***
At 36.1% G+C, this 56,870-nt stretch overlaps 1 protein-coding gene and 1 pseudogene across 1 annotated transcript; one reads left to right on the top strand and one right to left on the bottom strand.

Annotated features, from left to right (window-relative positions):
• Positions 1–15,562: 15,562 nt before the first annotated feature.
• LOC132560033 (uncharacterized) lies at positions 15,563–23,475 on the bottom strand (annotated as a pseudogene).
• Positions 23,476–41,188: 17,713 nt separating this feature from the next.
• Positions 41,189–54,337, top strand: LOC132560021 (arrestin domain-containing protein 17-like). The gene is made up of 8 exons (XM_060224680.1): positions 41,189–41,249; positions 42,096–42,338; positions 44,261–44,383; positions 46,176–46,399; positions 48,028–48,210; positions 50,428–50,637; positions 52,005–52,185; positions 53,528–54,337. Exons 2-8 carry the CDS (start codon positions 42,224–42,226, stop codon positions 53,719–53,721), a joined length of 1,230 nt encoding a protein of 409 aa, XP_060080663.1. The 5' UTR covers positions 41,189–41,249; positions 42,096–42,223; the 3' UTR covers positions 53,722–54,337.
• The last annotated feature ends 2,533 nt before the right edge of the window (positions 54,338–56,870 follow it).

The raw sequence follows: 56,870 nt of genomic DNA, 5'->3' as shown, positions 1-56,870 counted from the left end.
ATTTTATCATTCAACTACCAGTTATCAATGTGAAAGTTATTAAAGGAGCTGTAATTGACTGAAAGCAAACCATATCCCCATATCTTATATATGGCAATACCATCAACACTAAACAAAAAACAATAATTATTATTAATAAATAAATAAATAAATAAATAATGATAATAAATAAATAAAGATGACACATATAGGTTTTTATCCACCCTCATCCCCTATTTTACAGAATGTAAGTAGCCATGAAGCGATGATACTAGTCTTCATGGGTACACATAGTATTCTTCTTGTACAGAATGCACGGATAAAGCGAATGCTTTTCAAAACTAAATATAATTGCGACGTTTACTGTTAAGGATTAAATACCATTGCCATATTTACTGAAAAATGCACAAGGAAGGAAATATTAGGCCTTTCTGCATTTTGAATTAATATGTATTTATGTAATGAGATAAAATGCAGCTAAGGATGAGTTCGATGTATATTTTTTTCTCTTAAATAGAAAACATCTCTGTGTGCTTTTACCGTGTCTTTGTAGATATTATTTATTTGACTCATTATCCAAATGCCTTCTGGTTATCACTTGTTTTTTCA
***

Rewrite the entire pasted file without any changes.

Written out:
At 36.1% G+C, this 56,870-nt stretch overlaps 1 protein-coding gene and 1 pseudogene across 1 annotated transcript; one reads left to right on the top strand and one right to left on the bottom strand.

Annotated features, from left to right (window-relative positions):
• Positions 1–15,562: 15,562 nt before the first annotated feature.
• LOC132560033 (uncharacterized) lies at positions 15,563–23,475 on the bottom strand (annotated as a pseudogene).
• Positions 23,476–41,188: 17,713 nt separating this feature from the next.
• Positions 41,189–54,337, top strand: LOC132560021 (arrestin domain-containing protein 17-like). The gene is made up of 8 exons (XM_060224680.1): positions 41,189–41,249; positions 42,096–42,338; positions 44,261–44,383; positions 46,176–46,399; positions 48,028–48,210; positions 50,428–50,637; positions 52,005–52,185; positions 53,528–54,337. Exons 2-8 carry the CDS (start codon positions 42,224–42,226, stop codon positions 53,719–53,721), a joined length of 1,230 nt encoding a protein of 409 aa, XP_060080663.1. The 5' UTR covers positions 41,189–41,249; positions 42,096–42,223; the 3' UTR covers positions 53,722–54,337.
• The last annotated feature ends 2,533 nt before the right edge of the window (positions 54,338–56,870 follow it).

The raw sequence follows: 56,870 nt of genomic DNA, 5'->3' as shown, positions 1-56,870 counted from the left end.
ATTTTATCATTCAACTACCAGTTATCAATGTGAAAGTTATTAAAGGAGCTGTAATTGACTGAAAGCAAACCATATCCCCATATCTTATATATGGCAATACCATCAACACTAAACAAAAAACAATAATTATTATTAATAAATAAATAAATAAATAAATAATGATAATAAATAAATAAAGATGACACATATAGGTTTTTATCCACCCTCATCCCCTATTTTACAGAATGTAAGTAGCCATGAAGCGATGATACTAGTCTTCATGGGTACACATAGTATTCTTCTTGTACAGAATGCACGGATAAAGCGAATGCTTTTCAAAACTAAATATAATTGCGACGTTTACTGTTAAGGATTAAATACCATTGCCATATTTACTGAAAAATGCACAAGGAAGGAAATATTAGGCCTTTCTGCATTTTGAATTAATATGTATTTATGTAATGAGATAAAATGCAGCTAAGGATGAGTTCGATGTATATTTTTTTCTCTTAAATAGAAAACATCTCTGTGTGCTTTTACCGTGTCTTTGTAGATATTATTTATTTGACTCATTATCCAAATGCCTTCTGGTTATCACTTGTTTTTTCA